Sentinel Flame Book One
By Adam Freestone
Alaskan Writer of Imaginative Creativity
A cacophony of voices surrounded Hyroc as he opened the door to Miss Duncan’s dreaded class. He seated himself as usual at one of the front desks, intentionally set apart from the others. Miss Duncan seemed to think he would attack anyone who came within his reach. How she had come to this conclusion was beyond him. She had to know none of his other teachers had any of the problems with him she seemed to expect. Considering the scolding he received whenever he acted out, there wasn’t any incentive for him to be anything but a good student. There just didn’t seem to be anything he could do to convince his teacher that none of her expectations held true. He hated her thinking such absurd things about him. The only thing he could do was keep it from bothering him and trudge through this class.
With a sigh, he propped his head upon one of his knuckles, and, doing his best to ignore the sidelong glances from the teacher, he watched his fellow students file into the class. Most of them acted as if he weren’t even there and the few who seemed actually to take notice of his presence watched him warily to their seat and whispered cautiously to one another.
Thomas entered the room with the last few students. He looked around the room, showing a subtle hint of the nervousness new students often displayed, eventually settling his gaze on Hyroc. After a moment of contemplation, he walked over to Hyroc’s desk. Hyroc dropped his hand down to the desk, giving Thomas a look of surprise. That was the first time another student had dared enter the forbidden moat of space surrounding his desk. Why did this boy act so differently with him? Not that it was in any way a bad thing. Marcus and June treated him well, so it probably made sense there were others like them.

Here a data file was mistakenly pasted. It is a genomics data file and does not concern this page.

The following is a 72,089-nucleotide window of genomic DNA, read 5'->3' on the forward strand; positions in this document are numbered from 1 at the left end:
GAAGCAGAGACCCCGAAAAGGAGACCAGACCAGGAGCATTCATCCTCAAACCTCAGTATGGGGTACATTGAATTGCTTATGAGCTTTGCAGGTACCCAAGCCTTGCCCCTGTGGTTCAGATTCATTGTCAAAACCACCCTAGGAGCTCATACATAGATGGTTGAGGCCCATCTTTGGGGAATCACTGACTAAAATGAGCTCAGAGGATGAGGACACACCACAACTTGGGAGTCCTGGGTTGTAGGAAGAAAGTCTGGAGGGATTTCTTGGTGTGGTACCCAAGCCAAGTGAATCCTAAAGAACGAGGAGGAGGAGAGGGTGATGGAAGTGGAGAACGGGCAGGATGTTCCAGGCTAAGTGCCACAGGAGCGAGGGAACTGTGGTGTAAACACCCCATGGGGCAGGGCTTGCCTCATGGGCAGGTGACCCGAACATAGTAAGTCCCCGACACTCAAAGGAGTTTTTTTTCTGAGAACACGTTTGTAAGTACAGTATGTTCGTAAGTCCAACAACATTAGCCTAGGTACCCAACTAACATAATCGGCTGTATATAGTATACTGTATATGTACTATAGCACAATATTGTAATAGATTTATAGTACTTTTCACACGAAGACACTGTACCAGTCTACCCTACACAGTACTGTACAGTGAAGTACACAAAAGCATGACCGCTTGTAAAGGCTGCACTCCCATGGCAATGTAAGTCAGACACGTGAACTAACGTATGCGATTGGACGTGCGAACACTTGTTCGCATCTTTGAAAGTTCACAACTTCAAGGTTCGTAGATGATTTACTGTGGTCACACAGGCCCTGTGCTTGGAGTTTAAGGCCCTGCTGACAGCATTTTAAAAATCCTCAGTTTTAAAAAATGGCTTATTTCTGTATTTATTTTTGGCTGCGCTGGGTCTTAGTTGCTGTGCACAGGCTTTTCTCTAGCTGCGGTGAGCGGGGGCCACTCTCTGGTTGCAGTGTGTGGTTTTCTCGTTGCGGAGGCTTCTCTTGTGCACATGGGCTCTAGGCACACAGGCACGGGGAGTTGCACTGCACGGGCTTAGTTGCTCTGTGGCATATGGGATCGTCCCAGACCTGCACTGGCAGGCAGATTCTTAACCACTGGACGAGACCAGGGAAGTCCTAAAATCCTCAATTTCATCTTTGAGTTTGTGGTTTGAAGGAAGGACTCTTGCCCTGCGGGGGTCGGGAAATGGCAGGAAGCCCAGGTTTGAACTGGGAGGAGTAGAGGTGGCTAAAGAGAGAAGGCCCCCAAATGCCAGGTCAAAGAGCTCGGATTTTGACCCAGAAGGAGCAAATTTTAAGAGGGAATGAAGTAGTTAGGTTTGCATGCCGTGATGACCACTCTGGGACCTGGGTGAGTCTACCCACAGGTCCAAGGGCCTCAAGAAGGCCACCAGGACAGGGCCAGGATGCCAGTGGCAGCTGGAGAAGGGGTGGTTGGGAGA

Thomas made to say something discreetly but was interrupted by Miss Duncan. “Thomas, that seat is clearly taken,” Miss Duncan said pointedly, quickly taking notice of the boy’s proximity to Hyroc. “There are plenty of empty desks near the other students. Take one of those.”
Thomas shrugged, giving Hyroc an apologetic look before he headed off toward the nearest seat. Hyroc felt himself smiling a little. His smile vanished when he saw Miss Duncan glaring unhappily at him. He diverted his gaze down toward the dull brown wood of his desk. The displeased look on her face gave him a strange sense of satisfaction. He definitely liked Thomas.